Cricket is a relatively new sport in Rwanda. Its popularity grew after the 1994 genocide, when many Rwandans who had been living in exile in English-speaking cricket-playing countries – such as Kenya, Tanzania and Uganda – returned home, and brought the sport with them.

The Rwanda Cricket Association was formed in 1999 and the game is now played by almost 5,000 individuals. The 11-month calendar cricketing calendar includes a club league, three club tournaments, a schools’ competition and a university competition. Visiting school or university teams are welcome to play against home sides.

About half an hour outside Kigali is the Gahanga Cricket Stadium, Rwanda’s first proper cricket ground, which opened in 2017. Thanks to the British charity Rwanda Cricket Stadium Foundation, now Cricket for Hope, Rwanda has an ICC international standard wicket with pavilion and bar, as well as community facilities such as a medical centre, which allows the Rwanda Biomedical Centre to deliver free HIV testing.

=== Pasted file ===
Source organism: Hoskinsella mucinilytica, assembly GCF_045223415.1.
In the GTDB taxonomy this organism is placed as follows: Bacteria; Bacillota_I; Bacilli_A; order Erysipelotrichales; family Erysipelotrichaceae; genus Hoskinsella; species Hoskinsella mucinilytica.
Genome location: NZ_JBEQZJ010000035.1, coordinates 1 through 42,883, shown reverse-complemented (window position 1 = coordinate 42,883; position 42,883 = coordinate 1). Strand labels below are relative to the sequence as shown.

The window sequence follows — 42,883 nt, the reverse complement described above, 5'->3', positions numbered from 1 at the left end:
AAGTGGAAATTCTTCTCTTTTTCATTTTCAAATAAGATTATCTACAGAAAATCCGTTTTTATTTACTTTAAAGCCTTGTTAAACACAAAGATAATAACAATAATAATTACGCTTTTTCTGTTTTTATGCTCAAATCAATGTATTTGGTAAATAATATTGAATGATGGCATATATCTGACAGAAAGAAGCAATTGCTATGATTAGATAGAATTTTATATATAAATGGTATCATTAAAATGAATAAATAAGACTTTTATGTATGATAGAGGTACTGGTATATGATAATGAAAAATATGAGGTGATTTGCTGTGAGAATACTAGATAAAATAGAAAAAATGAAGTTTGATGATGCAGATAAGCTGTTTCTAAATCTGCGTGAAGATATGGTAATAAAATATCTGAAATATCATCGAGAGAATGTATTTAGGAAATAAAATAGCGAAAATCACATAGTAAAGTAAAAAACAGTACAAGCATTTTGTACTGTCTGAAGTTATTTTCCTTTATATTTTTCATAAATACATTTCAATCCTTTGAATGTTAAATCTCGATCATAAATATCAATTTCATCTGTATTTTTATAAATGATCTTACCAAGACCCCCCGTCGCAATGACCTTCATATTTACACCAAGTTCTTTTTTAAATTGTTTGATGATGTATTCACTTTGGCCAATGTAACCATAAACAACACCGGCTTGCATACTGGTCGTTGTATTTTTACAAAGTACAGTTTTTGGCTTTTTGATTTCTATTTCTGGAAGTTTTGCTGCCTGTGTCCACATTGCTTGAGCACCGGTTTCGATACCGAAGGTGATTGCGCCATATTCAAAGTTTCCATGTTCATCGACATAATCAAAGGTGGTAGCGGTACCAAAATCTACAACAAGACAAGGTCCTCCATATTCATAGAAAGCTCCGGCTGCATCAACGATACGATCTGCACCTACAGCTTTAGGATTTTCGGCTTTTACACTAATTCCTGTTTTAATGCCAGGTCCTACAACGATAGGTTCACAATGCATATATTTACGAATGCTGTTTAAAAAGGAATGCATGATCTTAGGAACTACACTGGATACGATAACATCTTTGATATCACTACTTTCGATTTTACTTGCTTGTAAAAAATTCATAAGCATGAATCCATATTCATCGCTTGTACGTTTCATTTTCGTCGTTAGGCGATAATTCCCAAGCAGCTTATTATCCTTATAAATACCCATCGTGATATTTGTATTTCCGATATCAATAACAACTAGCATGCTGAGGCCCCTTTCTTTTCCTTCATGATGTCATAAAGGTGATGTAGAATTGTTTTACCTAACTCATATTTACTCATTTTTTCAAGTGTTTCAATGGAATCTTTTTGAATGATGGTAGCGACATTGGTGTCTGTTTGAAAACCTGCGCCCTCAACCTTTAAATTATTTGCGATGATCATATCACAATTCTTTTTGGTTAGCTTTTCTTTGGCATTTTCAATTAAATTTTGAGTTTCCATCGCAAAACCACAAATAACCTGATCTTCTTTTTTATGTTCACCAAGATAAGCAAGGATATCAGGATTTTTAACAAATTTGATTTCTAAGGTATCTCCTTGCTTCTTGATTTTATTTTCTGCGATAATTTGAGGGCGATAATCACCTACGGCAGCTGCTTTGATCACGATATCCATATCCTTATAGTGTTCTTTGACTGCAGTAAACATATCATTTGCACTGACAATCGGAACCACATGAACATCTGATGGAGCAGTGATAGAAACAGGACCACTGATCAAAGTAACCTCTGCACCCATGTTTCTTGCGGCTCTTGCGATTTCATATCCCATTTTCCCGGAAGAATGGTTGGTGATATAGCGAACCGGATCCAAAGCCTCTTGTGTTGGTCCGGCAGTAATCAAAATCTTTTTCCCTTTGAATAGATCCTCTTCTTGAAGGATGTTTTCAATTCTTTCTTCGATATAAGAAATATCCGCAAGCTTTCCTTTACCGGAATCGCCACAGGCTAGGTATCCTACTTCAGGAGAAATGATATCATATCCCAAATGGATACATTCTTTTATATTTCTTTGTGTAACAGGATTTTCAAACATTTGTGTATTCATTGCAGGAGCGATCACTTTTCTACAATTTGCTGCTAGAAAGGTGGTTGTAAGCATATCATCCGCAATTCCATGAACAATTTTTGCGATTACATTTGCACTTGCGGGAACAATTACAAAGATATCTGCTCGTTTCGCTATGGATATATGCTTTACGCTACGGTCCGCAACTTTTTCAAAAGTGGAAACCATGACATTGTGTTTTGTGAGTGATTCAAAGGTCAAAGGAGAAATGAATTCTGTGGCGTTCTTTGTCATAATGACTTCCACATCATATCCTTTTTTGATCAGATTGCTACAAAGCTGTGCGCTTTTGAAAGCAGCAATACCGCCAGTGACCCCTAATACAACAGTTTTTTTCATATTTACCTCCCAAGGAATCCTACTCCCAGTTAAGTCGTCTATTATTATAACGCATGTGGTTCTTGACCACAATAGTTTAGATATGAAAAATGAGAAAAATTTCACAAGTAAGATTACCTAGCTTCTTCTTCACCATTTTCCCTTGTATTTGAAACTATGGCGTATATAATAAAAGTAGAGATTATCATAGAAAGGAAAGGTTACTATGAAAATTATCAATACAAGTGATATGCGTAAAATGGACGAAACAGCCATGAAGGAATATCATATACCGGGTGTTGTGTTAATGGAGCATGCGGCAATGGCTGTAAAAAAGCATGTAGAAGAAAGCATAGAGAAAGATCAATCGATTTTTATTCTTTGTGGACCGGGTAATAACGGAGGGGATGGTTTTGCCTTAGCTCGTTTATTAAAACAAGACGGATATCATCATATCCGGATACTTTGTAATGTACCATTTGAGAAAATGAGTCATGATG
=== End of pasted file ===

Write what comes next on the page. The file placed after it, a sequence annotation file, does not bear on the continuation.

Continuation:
In a fantastic feat of engineering, the domed pavilion is built using 66,000 handmade tiles in layers without using concrete. The stadium has been dubbed the “Lords of Africa”.

The national side is captained by Eric Dusingizimana, a civil engineer and Guinness World Record holder for batting for an outstanding 51 hours straight.

The game is also played less formally across the country, in schools and orphanages. Community programmes encourage women to take up the sport and challenge gender stereotypes.

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